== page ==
As for the Ovide and Maggie feel good ads, they just don't do it for me.  I'm waiting for Democrats to drop the shoe on Ovide as the Pedophile Priest attorney for the Catholic diocese.  Hey, if I can think of it, you can be sure Democrats have thought of it.  Undoubtedly, they're waiting for the final two weeks of the campaign.  I can't wait to see it...Ovide?  Family values?  What kind of family values would lead a man to stand up for pedophile priests?  Of course every the accused have a right to an attorney, but what do we think of such attorneys?  Shades of the late, great, "if it doesn't fit, you must acquit" Johnnie Cochran.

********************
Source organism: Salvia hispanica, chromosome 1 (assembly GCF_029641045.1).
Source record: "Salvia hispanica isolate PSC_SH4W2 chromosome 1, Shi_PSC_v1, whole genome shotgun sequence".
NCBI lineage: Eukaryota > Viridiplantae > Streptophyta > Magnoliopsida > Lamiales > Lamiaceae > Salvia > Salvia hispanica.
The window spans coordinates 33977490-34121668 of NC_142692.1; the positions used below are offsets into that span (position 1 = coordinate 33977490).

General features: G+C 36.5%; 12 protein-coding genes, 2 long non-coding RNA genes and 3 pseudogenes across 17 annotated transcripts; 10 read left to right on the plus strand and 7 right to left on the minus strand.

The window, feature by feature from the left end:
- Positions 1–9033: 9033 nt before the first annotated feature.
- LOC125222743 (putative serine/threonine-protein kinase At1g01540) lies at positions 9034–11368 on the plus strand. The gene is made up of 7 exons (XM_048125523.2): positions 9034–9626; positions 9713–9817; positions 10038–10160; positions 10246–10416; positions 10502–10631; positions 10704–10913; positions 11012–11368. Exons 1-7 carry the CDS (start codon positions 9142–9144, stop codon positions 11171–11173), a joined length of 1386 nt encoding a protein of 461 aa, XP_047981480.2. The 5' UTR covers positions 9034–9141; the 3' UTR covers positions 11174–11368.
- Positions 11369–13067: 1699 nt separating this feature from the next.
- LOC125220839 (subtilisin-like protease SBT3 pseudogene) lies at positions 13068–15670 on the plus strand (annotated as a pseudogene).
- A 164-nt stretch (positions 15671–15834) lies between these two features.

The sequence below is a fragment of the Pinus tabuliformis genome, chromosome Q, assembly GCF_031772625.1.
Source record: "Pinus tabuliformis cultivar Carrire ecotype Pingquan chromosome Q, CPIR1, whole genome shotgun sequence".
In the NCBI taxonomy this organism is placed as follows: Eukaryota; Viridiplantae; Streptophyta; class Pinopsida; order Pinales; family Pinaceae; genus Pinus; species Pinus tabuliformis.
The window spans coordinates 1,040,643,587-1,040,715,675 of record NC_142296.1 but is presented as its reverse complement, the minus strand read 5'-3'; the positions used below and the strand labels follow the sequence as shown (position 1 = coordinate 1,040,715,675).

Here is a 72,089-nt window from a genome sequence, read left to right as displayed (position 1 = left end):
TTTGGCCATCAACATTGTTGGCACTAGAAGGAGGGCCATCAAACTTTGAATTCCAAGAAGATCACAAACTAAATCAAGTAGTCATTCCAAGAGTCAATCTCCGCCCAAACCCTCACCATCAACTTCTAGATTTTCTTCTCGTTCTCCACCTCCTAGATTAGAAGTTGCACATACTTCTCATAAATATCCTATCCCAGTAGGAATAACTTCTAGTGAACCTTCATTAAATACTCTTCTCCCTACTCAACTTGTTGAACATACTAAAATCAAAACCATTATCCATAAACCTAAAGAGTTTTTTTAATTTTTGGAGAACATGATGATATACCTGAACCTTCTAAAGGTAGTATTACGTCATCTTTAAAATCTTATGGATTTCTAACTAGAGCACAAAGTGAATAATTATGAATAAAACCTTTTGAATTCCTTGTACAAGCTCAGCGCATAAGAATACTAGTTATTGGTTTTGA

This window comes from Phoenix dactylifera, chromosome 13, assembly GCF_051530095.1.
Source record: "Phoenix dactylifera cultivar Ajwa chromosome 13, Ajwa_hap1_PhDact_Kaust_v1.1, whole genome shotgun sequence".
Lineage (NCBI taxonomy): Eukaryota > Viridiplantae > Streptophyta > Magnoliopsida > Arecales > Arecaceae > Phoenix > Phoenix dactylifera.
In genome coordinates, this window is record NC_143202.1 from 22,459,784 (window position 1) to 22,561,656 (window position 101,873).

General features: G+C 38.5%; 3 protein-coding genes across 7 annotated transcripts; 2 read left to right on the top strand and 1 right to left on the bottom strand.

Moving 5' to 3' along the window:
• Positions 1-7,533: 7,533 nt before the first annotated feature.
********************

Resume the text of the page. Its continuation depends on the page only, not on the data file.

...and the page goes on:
Boston channels, with fewer ads for the Presidential candidates (Mass is certainly not in play) are inundated with ads from Scott Brown (clever) and his Indian challenger.

In the meantime, Dance, Annie, Dance.  I'll have my producer get a copy for airing (two or four times) on next week's Liberty Express.

HELP ME OUT HERE!  I've googled Charlie Bass ads and I've googled Kuster dancing ads and all I get are Kuster ads.  If anyone can locate the Kuster dancing ad, please post it below.  Thanks.  It's truly worth a look.

Aha, here it is thanks to Rep. Dan McGuire.  I knew someone would come up with it.  Enjoy.

That Bass ad you like is on YouTube here.


Bill Filing "Secrecy" Is No Big Deal

You might expect me, as a frequent critic of House Speaker Bill O'Brien, to be outraged by his decision to order that proposed bills be kept secret until after the November election (as reported in the lead story in today's Concord Monitor).